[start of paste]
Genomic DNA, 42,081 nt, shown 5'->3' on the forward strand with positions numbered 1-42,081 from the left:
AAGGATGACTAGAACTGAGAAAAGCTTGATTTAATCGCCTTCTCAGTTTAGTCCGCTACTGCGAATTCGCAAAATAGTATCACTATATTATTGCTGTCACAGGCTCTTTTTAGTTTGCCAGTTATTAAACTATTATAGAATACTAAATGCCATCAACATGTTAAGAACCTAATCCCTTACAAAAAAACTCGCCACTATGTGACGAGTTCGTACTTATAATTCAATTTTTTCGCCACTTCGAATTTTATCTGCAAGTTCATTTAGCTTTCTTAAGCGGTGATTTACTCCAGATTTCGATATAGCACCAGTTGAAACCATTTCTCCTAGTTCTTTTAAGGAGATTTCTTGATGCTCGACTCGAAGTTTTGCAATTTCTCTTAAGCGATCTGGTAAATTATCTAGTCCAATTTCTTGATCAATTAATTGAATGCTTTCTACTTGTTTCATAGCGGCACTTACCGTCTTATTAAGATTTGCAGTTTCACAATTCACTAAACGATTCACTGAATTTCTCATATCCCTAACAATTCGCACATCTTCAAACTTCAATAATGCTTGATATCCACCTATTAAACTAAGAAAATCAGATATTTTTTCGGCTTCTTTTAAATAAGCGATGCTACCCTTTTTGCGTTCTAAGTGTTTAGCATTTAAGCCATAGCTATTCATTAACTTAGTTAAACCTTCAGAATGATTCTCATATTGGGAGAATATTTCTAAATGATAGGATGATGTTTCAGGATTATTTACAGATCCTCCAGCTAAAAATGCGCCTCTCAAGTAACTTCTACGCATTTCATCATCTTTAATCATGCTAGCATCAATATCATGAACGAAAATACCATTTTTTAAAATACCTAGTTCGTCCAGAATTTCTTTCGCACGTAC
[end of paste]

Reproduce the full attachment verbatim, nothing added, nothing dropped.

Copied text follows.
Genomic DNA, 42,081 nt, shown 5'->3' on the forward strand with positions numbered 1-42,081 from the left:
AAGGATGACTAGAACTGAGAAAAGCTTGATTTAATCGCCTTCTCAGTTTAGTCCGCTACTGCGAATTCGCAAAATAGTATCACTATATTATTGCTGTCACAGGCTCTTTTTAGTTTGCCAGTTATTAAACTATTATAGAATACTAAATGCCATCAACATGTTAAGAACCTAATCCCTTACAAAAAAACTCGCCACTATGTGACGAGTTCGTACTTATAATTCAATTTTTTCGCCACTTCGAATTTTATCTGCAAGTTCATTTAGCTTTCTTAAGCGGTGATTTACTCCAGATTTCGATATAGCACCAGTTGAAACCATTTCTCCTAGTTCTTTTAAGGAGATTTCTTGATGCTCGACTCGAAGTTTTGCAATTTCTCTTAAGCGATCTGGTAAATTATCTAGTCCAATTTCTTGATCAATTAATTGAATGCTTTCTACTTGTTTCATAGCGGCACTTACCGTCTTATTAAGATTTGCAGTTTCACAATTCACTAAACGATTCACTGAATTTCTCATATCCCTAACAATTCGCACATCTTCAAACTTCAATAATGCTTGATATCCACCTATTAAACTAAGAAAATCAGATATTTTTTCGGCTTCTTTTAAATAAGCGATGCTACCCTTTTTGCGTTCTAAGTGTTTAGCATTTAAGCCATAGCTATTCATTAACTTAGTTAAACCTTCAGAATGATTCTCATATTGGGAGAATATTTCTAAATGATAGGATGATGTTTCAGGATTATTTACAGATCCTCCAGCTAAAAATGCGCCTCTCAAGTAACTTCTACGCATTTCATCATCTTTAATCATGCTAGCATCAATATCATGAACGAAAATACCATTTTTTAAAATACCTAGTTCGTCCAGAATTTCTTTCGCACGTAC